Bernard R. Hubbard was a Jesuit priest, educator, explorer, and popular lecturer, known as “the Glacier Priest.” He taught
geology, 1926-1930, and spent three decades exploring and documenting the Territory of Alaska, its glaciers and volcanoes,
and its native peoples. These expeditions, 1927-1962, were financed by his lectures, films, and publications, undertaken from
his offices at Santa Clara University in California.
Bernard R. Hubbard (1888-1962) was born in San Francisco, California and attended Santa Clara College from 1906-1908, then
entered the Society of Jesus. As part of his Jesuit formation, he studied theology in Innsbruck, Austria and was ordained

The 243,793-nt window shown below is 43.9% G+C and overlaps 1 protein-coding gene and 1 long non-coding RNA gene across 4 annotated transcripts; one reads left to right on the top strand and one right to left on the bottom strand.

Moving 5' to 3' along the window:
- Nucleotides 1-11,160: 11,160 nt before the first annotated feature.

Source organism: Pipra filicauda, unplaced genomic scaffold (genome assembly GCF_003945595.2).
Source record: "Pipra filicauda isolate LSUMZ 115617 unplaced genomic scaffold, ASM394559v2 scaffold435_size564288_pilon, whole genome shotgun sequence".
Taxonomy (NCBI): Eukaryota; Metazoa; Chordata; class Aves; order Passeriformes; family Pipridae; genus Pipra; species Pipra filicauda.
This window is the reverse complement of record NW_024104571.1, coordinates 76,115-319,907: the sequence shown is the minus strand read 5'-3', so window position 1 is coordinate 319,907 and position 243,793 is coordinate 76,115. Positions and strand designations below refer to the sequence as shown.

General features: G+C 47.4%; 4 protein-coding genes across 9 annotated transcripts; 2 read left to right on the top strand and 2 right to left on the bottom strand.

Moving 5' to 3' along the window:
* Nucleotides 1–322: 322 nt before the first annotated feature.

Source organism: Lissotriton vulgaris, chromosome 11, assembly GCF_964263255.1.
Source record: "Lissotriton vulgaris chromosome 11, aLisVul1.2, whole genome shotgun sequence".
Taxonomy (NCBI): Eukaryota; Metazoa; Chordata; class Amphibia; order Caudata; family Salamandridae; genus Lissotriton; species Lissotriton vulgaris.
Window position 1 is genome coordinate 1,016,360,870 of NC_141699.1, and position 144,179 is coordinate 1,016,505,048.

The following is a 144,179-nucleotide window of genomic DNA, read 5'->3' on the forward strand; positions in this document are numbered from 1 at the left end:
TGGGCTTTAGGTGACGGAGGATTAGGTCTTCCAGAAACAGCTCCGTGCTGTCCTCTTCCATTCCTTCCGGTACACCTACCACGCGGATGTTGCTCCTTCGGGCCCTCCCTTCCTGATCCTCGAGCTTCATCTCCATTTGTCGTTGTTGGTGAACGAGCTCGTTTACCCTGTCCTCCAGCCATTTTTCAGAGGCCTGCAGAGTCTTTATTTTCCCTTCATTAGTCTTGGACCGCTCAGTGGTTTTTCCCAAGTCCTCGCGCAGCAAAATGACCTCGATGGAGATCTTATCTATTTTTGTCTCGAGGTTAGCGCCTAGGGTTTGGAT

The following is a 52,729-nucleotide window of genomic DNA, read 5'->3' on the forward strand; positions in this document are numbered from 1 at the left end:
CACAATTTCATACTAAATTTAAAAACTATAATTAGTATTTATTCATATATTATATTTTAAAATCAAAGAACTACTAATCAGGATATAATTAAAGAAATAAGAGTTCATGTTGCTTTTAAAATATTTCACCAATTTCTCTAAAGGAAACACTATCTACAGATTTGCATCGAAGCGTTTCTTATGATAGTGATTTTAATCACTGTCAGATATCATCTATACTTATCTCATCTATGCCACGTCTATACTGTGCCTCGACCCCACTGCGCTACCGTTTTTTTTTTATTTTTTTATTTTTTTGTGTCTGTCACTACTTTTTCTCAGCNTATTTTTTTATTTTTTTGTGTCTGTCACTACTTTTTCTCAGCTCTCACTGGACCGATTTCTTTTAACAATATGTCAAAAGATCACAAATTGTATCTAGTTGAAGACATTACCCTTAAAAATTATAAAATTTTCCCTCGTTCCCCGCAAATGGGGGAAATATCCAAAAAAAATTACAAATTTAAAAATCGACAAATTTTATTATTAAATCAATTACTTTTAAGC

a priest there in 1923. While teaching German, geology, and theology at Santa Clara College, he began his annual summer expeditions
to Alaska in 1927, continuing through 1955. During World War II he was an advisor on Alaska for the U.S. military and a lecturer
and chaplain to the troops. At Santa Clara University in the late 1940s, he established the Hubbard Educational Films (Hubbard
Laboratories), an educational film production and distribution service. Suffering a stroke in 1955 while on lecture tour in
Hartford, Connecticut, he curtailed his activities and dedicated time to writing his autobiography and cataloging his photographs,
neither of which he completed.
10.9 Linear feet